Skip to main content

Create A Basic Headless WordPress Site


You can now save most of the following steps by using the Local Atlas extension that enables an effortless experience spinning up a WordPress instance with an accompanying Faust.js frontend. Just follow the steps outlined in the relevant help docs. With this add-on enabled, you will be able to install Blueprints which are pre-built headless WordPress sites designed to work seamlessly with WP Engine's Atlas hosting platform and are useful for testing.

In the previous tutorial, we set up our development environment to create JavaScript/TypeScript apps efficiently.

Now, we will create our frontend web app using Next.js, and spin up an instance of WordPress.

Create a Next.js App

Next.js offers a handy CLI tool called create-next-app to help us create a basic Next.js app.

To get started, run the following command:

npx create-next-app my-app

If prompted to create-next-app, enter y to continue.

Great! You've deployed your app! However, it's not quite ready for TypeScript yet. Let's do that now.

Setup TypeScript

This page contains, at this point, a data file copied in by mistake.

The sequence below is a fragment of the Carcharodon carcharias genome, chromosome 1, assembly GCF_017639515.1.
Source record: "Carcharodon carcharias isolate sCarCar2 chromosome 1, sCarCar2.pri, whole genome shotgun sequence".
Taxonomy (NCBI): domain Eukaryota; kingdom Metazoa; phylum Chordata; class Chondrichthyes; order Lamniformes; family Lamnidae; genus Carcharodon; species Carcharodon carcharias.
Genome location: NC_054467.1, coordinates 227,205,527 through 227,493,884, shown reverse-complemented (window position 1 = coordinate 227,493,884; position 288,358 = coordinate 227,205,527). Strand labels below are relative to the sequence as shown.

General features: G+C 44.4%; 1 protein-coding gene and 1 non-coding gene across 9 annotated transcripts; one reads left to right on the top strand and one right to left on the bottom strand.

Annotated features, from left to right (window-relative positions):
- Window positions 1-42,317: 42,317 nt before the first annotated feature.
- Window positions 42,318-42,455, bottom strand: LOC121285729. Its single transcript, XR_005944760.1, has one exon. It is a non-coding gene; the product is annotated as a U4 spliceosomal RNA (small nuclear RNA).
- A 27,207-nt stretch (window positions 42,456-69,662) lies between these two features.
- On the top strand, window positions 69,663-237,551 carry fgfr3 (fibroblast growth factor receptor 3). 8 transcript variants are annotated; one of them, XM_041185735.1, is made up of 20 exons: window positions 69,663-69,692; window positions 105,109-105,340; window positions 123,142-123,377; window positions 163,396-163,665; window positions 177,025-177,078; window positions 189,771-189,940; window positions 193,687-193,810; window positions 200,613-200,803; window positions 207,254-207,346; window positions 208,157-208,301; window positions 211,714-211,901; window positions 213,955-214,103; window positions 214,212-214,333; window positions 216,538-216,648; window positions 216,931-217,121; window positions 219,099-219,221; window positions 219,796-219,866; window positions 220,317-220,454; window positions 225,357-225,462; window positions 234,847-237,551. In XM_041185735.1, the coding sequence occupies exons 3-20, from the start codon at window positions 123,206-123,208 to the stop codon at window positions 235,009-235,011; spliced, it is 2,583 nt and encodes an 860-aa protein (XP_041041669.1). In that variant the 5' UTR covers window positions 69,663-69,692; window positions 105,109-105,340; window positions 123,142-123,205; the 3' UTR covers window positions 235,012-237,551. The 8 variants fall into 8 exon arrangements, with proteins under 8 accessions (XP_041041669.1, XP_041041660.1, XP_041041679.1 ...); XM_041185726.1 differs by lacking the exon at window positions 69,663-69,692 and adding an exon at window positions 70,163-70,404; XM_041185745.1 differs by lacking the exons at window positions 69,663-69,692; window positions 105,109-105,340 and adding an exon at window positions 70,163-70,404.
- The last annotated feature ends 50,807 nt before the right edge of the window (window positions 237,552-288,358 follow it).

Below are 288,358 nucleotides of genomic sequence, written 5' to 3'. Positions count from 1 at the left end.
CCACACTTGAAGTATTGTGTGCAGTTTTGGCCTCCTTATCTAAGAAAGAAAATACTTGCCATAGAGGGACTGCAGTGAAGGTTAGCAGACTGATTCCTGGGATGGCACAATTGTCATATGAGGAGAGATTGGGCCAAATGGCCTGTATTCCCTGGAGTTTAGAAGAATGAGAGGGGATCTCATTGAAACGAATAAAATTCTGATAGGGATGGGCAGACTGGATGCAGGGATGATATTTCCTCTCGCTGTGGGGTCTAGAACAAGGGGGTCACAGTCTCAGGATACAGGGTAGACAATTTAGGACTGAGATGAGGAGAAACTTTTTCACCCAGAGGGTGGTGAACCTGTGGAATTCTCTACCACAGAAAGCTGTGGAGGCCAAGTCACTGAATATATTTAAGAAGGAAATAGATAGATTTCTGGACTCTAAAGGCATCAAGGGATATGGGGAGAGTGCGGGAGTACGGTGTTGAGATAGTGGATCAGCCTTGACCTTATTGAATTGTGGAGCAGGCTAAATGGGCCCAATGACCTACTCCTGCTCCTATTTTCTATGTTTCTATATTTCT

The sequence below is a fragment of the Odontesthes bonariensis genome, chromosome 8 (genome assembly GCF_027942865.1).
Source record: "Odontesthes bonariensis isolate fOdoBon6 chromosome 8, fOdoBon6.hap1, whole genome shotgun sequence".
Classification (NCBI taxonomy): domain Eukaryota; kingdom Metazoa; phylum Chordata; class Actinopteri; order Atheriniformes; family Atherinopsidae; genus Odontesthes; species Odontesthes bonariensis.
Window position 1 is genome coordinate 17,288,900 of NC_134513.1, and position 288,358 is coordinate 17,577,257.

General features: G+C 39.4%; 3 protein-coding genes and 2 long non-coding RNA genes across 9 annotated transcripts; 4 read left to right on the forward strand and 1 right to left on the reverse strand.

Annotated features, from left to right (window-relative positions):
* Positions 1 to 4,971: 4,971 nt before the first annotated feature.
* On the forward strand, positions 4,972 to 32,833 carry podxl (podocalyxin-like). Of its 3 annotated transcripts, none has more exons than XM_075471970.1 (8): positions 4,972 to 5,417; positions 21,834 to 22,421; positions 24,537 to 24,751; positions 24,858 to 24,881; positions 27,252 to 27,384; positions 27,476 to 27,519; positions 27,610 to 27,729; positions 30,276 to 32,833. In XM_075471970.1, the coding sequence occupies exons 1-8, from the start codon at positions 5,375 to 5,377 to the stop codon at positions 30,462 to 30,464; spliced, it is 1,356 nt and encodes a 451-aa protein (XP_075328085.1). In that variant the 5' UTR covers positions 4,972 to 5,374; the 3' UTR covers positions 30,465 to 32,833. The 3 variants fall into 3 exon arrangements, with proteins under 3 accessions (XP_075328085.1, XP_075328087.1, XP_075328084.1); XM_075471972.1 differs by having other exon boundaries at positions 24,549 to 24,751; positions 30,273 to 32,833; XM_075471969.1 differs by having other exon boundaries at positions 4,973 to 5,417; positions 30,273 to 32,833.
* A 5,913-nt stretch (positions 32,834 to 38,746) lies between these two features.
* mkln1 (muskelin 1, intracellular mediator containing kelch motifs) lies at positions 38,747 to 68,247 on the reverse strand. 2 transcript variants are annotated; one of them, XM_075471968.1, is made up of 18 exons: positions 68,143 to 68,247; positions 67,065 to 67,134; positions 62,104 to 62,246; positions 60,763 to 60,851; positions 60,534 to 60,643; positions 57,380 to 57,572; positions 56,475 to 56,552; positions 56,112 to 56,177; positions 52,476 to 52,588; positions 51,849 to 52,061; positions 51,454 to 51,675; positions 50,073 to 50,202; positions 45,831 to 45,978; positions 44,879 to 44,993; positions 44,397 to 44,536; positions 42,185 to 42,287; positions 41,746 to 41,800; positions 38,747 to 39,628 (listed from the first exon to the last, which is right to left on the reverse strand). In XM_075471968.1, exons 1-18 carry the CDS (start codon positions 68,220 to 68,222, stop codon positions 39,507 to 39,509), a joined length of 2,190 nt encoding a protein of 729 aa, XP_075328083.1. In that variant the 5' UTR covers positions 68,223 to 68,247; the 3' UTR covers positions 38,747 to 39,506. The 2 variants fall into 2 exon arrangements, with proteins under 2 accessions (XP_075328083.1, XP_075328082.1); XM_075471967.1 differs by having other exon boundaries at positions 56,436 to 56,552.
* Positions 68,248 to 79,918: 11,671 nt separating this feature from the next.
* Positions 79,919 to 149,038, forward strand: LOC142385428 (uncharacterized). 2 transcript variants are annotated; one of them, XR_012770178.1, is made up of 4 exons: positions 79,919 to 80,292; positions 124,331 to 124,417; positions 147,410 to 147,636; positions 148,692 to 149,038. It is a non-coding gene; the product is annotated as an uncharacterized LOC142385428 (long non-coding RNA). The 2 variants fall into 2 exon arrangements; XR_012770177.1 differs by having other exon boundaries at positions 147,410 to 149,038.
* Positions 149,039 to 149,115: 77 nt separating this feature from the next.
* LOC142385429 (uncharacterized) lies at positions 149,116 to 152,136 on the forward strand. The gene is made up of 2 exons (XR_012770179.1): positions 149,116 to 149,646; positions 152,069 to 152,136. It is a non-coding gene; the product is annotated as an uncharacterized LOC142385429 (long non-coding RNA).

Start by cding into your app directory:

cd my-app

Now, create a tsconfig.json file in the root directory of your app with the following:

"compilerOptions": {
"baseUrl": "."

We're setting the baseUrl to . so we can import files relative to the root of our app. For example:
import 'styles/globals.css' instead of import '../styles/globals.css'

Now, let's install TypeScript and our dependencies.

npm install --save-dev typescript @types/react @types/react-dom @types/node

Once the dependencies are installed, run:

npm run dev

This will automatically generate the rest of the settings needed for tsconfig.json, and start the development server.

Congrats! You've setup TypeScript within your project. Let's now convert your existing JavaScript pages to TypeScript pages:

Rename pages/_app.js to pages/_app.tsx, and replace the contents with the following:

import 'styles/globals.css';

import type { AppProps /*, AppContext */ } from 'next/app';

function MyApp({ Component, pageProps }: AppProps) {
return <Component {...pageProps} />;

export default MyApp;

Additionally, rename, pages/index.js to pages/index.tsx.

Your Next.js site is now ready for TypeScript! Let's move on to WordPress.

Create a WordPress Site

Now that we have created a Next.js app, we can create a WordPress site. We use Local to spin up instances of WordPress locally.

Download and install Local from Once installed, click the + button in the bottom left corner of the screen.

Red arrow pointing to the create site button in Local

Follow the onboarding process to create a new WordPress site.

Created site settings in Local

You can then copy the "Site Domain" and visit your new WordPress site directly.

WordPress site created using Local

Key Takeaways

  • We used create-next-app to create a Next.js app
  • We installed and setup TypeScript on a basic Next.js app
  • We created a WordPress site using Local

What's Next?

In the next tutorial, we'll create our first React component!